I do want to nit-pick at this line though

    So, no, no technology where several database engines can write to the same data at the same time.

    You could argue transactional replication (peer-to-peer)...

    -Seam


    Sean Gallardy | Blog | Twitter

    Wednesday, July 31, 2013 2:13 AM
    Answerer
  • what i wish to achieve is:

    user can access url which can lead to users going to website at node 1 or node 2

    when user performs transaction at node 1, database should be updated at node 2.

    when user performs transaction at node 2, database should be updated at node 1.

    node 1 /node 2 are separated over a internet connection, let's say internet connection from node 1 to outside is down, which means node 1 is unaccessible.

    when user access url, database transactions updated at node 2.

    let's say internet connection is up again, 

    the updates at node 2 should update database at node 1.

    Can sql server A/A achieve this?

    Wednesday, July 31, 2013 3:55 PM
  • I agree, Sean, that replication could be seen as a type of "true" A/A technology. That could be either P2P or Merge replication. To continue the nitpicking tradition ;-), I would say that neither of these technologies are "application transparent". Definitely for P2P you want to design the app with this (potentially both HA/DR and scalability) implementation in mind. And same goes for Merge replication, but perhaps not in such a high degree (depending on how you handle conflict detection part).


    Tibor Karaszi, SQL Server MVP | web | blog

    Wednesday, July 31, 2013 4:36 PM
    Moderator
  • How would you handle conflicts?

    I.e., a user tries to modify the same row at the same time; one hitting node1 and another hitting node2?

    It is easy to both load balance and implement HA/DR when you don't own data (like a web-server). It is much more difficult when you do own data (like a DBMS) because if the potential for conflicts.

    In the end, you need to decide whether you are looking for a HA/DR implementation or a load-balancing implementation. The technology which is best for HA/DR might not be ideal for load-balancing, or it might not do anything at all for load balancing! So, start with that question, and based on that answer we can try do guide you further.

    So: is it HA/DR or load-balancing you are looking for?


    Tibor Karaszi, SQL Server MVP | web | blog

    Wednesday, July 31, 2013 4:40 PM
    Moderator
  • This term is over used and "Active/Active" is a misrepresentation of the reality. 

    In prior years, a cluster meant and "Active/Passive" cluster.  In the simplest terms of a 2 node cluster, node 1 as "Active" handling all traffic, node2 was "Passive" doing nothing but waiting for node 1 to fail.

    In new Windows clustering, you can have cluster service "groups" which run independently on seperate nodes.  This allows node2 to do things other than nothing but be a "passive" node.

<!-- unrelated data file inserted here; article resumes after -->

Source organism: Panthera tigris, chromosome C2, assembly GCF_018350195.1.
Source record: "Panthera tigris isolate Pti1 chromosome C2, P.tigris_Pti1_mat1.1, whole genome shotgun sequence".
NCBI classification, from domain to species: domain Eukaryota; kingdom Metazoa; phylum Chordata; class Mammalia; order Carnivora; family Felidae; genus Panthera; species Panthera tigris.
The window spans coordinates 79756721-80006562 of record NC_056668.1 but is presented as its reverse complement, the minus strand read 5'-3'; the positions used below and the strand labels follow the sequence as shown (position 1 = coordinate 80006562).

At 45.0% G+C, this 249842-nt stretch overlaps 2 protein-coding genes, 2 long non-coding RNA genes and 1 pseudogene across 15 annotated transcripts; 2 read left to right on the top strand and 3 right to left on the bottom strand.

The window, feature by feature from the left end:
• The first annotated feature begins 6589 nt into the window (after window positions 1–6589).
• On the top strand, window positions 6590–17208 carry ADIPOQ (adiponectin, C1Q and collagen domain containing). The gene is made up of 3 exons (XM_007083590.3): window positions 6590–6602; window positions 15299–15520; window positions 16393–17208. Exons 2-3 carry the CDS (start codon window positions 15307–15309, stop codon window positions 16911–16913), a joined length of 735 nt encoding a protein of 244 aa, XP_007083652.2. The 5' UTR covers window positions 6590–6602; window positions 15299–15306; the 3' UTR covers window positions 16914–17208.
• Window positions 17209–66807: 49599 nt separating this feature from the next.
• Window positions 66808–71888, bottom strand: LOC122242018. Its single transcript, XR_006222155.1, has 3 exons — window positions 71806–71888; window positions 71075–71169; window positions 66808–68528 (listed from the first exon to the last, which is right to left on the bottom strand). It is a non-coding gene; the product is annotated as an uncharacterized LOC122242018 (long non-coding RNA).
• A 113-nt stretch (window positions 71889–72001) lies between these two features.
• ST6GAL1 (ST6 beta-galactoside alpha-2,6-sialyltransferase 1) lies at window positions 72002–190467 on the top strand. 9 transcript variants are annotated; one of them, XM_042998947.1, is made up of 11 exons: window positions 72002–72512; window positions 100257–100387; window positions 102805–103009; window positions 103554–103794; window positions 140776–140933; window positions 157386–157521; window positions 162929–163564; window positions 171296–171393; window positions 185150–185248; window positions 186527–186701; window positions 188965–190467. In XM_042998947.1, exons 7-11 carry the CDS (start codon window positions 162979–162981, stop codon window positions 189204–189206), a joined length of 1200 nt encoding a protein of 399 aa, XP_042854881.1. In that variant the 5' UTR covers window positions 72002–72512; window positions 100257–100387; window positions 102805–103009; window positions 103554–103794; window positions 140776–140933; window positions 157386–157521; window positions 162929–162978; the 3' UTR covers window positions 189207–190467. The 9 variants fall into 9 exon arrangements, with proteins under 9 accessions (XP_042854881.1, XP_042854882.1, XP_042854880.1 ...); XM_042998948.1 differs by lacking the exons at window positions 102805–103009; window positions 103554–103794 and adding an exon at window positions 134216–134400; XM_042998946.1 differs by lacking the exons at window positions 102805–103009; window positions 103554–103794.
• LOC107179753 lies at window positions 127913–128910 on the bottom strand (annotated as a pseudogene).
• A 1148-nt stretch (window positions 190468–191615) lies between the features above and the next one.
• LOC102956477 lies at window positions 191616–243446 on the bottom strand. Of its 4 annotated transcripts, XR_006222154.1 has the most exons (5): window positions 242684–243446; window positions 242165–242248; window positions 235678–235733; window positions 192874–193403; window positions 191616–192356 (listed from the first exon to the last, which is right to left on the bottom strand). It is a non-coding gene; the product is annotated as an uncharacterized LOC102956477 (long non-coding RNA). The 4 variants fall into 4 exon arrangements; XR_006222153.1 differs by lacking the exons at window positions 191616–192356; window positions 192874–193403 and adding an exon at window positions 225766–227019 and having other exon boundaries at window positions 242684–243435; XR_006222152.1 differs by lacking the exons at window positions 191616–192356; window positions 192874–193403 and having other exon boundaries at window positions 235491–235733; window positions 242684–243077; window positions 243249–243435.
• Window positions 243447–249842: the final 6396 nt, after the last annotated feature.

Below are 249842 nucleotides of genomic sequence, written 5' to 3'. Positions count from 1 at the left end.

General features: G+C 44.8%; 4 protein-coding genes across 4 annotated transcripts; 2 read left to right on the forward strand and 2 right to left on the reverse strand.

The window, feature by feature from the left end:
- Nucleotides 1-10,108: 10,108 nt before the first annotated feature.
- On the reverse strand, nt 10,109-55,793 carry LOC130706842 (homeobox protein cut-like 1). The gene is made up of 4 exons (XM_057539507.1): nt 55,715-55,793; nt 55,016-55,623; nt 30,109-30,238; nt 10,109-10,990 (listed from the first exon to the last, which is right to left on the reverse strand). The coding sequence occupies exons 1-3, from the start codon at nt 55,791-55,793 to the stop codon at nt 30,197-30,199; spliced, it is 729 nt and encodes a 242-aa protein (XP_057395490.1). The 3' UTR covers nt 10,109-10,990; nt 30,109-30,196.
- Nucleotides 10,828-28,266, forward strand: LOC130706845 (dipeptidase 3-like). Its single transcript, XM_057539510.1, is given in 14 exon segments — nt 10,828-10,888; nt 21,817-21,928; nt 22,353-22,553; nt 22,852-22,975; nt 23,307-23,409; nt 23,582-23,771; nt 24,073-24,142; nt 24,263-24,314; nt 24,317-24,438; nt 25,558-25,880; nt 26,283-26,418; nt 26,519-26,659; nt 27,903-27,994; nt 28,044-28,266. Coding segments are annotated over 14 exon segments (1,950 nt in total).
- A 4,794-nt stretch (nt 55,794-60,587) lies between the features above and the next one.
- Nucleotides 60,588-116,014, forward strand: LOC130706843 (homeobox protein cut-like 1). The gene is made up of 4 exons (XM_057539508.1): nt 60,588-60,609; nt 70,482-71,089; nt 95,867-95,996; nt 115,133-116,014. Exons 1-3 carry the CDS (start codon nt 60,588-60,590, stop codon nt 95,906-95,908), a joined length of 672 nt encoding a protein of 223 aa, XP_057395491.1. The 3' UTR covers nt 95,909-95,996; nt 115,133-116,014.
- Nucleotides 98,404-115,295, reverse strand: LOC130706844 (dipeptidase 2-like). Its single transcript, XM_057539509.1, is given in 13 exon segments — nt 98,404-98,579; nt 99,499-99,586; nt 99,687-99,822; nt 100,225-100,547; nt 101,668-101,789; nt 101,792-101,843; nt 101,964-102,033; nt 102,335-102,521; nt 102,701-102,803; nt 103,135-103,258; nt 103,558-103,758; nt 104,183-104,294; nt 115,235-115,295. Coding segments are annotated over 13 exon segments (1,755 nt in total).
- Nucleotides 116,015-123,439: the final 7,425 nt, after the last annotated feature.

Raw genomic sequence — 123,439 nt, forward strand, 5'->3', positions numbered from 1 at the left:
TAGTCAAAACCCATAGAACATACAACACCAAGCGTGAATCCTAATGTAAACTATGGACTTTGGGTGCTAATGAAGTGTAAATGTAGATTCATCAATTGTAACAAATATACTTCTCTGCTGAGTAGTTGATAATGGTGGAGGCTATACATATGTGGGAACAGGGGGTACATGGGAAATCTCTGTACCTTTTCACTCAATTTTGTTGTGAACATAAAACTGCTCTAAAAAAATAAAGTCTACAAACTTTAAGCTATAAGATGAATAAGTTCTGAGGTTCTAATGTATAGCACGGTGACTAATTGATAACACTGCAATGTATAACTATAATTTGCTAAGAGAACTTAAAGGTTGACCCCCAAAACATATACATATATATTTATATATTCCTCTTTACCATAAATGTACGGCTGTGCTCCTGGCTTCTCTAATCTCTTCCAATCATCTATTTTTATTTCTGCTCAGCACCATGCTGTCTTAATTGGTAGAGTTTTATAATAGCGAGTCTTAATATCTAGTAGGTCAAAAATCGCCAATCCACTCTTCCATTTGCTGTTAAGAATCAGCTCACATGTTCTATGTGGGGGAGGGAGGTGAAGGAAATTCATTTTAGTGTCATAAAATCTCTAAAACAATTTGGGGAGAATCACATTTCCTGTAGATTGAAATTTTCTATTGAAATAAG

In the SQL Server world, this term is not load blancing or any sharing at all.  This term refers to MULTIPLE instances running on a cluster, where none of the nodes are technically "passive".  There is no circimstance where you have 2 nodes running the same instance at the same time.  In a SQL Server "Active/Active" cluster it refers to a 2 node cluster where SQL Instance 1 runs on node1 with a failover partner of node2 and node2 runs SQL Instance 2 with a failover partner of node1.

    This is NOT load balancing or sharing of anything.


    • Edited by Tom Phillips Wednesday, July 31, 2013 5:05 PM edit
    Wednesday, July 31, 2013 4:56 PM
  • :)

    Agreed - although it could be transparent to the application as long as the data model was built that way... which doesn't really happen unless it's custom or home grown.

    -Sean


    Sean Gallardy | Blog | Twitter

    Wednesday, July 31, 2013 5:02 PM
    Answerer
  • True Sean. In the end, you'd want an "OK" from the app developers/supplier to use with these technologies (P2P or Merge replication)...

    Tibor Karaszi, SQL Server MVP | web | blog

    Wednesday, July 31, 2013 6:01 PM
    Moderator
  • I am looking for HA though

    let's say it's 2 separate links, user can click on primary link to go to node1, or DR link to go to Node 2.

    Thursday, August 01, 2013 1:33 AM
  • Is modifying the application to handle potential conflicts an option?

    Tibor Karaszi, SQL Server MVP | web | blog

    Thursday, August 01, 2013 6:40 AM
    Moderator
  • In Windows clustering, only one node handles all traffic at any time.  node 2 is "passive", no services or connections can be made to node2 until node1 fails over.

    There is no way in clustering to change your connection string to the "DR link".

    If that is what you want, you would need to use another method.


    Thursday, August 01, 2013 3:08 PM
  • So MS SQL server only works for Active -Passive only

    nowadays customers want active active as they think that if a server is passive and does nothing, it only serves as a failback purpose only.

    looks like my definition of Active-Active is different for your definition

    Mine definition of Active-Active is that both nodes can process transactions(user is able to connect to both nodes,2 nodes can handle the traffic), and also any changes in one will perform the update to another.




    • Edited by z0802361 Tuesday, August 06, 2013 2:27 AM
    Tuesday, August 06, 2013 2:18 AM
  • Correct.  The 2 nodes are doing "something", just not the same thing.  The term "active-active" refers to what used to be the passive node not being idle all the time, not load balancing.

    If you think about it, it makes sense, because a "failover cluster" shares the hard drives.  You only have one copy of the data.  You cannot have 2 instances accessing the same drives/data, so it is not load balancing.

    If you want load balancing, you need to use merge or P2P replication or mirroring to 2 different instances with their own copy of data.

    Tuesday, August 06, 2013 1:33 PM
  • I just want to confirm whether sql server can perform the A-A clustering.

    Users can perform transactions on Node 1 and on Node 2, not just on primary node only.

    And it's for DR Purpose not load balancing

    It has to fulfil this requirement:

    what i wish to achieve is:

    1.user can access different url which can lead to users going to website at node 1 or node 2

    2. when user performs transaction at node 1, database should be updated at node 2.